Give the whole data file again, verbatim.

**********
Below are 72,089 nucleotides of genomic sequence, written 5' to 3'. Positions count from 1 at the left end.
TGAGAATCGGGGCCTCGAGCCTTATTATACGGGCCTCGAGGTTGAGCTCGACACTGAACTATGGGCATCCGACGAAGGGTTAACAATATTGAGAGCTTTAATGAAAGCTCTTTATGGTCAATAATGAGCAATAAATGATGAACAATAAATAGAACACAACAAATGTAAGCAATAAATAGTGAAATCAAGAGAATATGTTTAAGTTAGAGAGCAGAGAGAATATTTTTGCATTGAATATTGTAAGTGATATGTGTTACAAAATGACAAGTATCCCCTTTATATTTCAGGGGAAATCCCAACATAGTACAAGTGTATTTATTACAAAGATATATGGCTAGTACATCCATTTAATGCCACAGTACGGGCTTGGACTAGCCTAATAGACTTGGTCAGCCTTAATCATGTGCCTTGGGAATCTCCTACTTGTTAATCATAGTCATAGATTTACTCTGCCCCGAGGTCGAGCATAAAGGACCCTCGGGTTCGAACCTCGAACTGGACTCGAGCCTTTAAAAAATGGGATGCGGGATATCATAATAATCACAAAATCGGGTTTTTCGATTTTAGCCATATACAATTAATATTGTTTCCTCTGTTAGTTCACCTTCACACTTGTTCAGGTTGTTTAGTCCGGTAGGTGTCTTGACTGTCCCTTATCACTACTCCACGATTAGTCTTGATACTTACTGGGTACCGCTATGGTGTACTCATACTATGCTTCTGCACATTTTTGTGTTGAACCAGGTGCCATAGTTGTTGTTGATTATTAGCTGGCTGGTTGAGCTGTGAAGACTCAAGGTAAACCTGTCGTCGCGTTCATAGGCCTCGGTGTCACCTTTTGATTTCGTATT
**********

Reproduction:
Below are 72,089 nucleotides of genomic sequence, written 5' to 3'. Positions count from 1 at the left end.
TGAGAATCGGGGCCTCGAGCCTTATTATACGGGCCTCGAGGTTGAGCTCGACACTGAACTATGGGCATCCGACGAAGGGTTAACAATATTGAGAGCTTTAATGAAAGCTCTTTATGGTCAATAATGAGCAATAAATGATGAACAATAAATAGAACACAACAAATGTAAGCAATAAATAGTGAAATCAAGAGAATATGTTTAAGTTAGAGAGCAGAGAGAATATTTTTGCATTGAATATTGTAAGTGATATGTGTTACAAAATGACAAGTATCCCCTTTATATTTCAGGGGAAATCCCAACATAGTACAAGTGTATTTATTACAAAGATATATGGCTAGTACATCCATTTAATGCCACAGTACGGGCTTGGACTAGCCTAATAGACTTGGTCAGCCTTAATCATGTGCCTTGGGAATCTCCTACTTGTTAATCATAGTCATAGATTTACTCTGCCCCGAGGTCGAGCATAAAGGACCCTCGGGTTCGAACCTCGAACTGGACTCGAGCCTTTAAAAAATGGGATGCGGGATATCATAATAATCACAAAATCGGGTTTTTCGATTTTAGCCATATACAATTAATATTGTTTCCTCTGTTAGTTCACCTTCACACTTGTTCAGGTTGTTTAGTCCGGTAGGTGTCTTGACTGTCCCTTATCACTACTCCACGATTAGTCTTGATACTTACTGGGTACCGCTATGGTGTACTCATACTATGCTTCTGCACATTTTTGTGTTGAACCAGGTGCCATAGTTGTTGTTGATTATTAGCTGGCTGGTTGAGCTGTGAAGACTCAAGGTAAACCTGTCGTCGCGTTCATAGGCCTCGGTGTCACCTTTTGATTTCGTATT